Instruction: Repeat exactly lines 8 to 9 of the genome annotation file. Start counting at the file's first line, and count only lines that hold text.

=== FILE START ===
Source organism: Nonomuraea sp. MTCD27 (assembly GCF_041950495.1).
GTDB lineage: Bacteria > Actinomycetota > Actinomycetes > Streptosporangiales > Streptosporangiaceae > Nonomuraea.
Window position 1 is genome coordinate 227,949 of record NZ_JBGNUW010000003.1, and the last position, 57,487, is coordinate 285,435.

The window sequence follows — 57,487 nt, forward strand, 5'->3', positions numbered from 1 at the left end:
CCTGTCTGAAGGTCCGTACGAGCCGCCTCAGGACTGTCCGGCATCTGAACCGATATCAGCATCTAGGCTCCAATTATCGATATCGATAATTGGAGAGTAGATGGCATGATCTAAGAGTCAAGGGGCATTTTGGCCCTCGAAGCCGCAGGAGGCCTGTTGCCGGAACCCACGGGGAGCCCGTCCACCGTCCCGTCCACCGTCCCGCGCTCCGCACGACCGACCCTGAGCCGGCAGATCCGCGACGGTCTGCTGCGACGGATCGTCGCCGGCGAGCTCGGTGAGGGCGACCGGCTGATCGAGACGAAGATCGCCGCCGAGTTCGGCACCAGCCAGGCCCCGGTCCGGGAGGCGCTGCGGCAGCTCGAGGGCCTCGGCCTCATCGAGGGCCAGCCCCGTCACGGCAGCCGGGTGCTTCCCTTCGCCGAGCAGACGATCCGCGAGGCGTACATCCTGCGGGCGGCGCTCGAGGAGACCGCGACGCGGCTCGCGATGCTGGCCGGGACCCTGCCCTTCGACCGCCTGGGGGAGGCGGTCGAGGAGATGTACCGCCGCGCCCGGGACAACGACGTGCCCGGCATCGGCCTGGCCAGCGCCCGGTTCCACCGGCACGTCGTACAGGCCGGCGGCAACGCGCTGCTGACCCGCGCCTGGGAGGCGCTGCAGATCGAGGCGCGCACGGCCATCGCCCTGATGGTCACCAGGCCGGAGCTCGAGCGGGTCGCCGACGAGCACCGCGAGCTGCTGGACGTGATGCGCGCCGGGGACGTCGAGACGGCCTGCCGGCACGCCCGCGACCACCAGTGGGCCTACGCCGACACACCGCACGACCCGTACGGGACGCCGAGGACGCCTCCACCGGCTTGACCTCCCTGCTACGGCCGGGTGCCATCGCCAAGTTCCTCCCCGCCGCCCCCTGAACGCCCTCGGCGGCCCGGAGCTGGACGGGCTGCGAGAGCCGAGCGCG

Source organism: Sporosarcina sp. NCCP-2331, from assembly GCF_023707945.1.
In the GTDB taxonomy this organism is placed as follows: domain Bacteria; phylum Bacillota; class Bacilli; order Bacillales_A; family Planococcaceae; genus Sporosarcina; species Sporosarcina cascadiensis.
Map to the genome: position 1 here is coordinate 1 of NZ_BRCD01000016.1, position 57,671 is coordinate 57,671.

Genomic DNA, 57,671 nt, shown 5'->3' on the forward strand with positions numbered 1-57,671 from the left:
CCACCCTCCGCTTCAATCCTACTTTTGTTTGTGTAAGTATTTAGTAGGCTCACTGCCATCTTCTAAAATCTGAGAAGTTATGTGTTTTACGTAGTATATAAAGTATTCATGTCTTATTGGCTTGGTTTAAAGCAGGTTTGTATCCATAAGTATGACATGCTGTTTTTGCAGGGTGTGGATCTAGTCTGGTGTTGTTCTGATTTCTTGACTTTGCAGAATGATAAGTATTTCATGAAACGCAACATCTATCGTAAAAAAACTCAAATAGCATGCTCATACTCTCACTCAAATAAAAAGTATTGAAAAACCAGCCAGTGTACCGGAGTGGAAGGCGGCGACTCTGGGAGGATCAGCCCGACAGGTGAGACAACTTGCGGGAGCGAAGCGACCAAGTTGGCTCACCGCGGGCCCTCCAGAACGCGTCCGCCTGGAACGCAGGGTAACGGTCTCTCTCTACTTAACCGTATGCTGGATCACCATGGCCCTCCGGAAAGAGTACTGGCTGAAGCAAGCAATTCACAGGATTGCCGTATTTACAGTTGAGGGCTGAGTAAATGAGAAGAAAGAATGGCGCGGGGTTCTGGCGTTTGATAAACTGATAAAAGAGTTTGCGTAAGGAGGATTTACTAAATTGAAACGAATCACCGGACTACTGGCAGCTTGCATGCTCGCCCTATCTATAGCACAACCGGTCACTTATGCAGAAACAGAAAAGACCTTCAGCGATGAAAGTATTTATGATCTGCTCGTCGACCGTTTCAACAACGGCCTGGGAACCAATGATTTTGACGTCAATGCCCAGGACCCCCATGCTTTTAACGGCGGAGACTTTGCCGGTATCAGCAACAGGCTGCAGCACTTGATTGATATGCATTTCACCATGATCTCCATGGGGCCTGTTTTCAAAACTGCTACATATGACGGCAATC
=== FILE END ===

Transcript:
Map to the genome: position 1 here is coordinate 1 of NZ_BRCD01000016.1, position 57,671 is coordinate 57,671.

Genomic DNA, 57,671 nt, shown 5'->3' on the forward strand with positions numbered 1-57,671 from the left: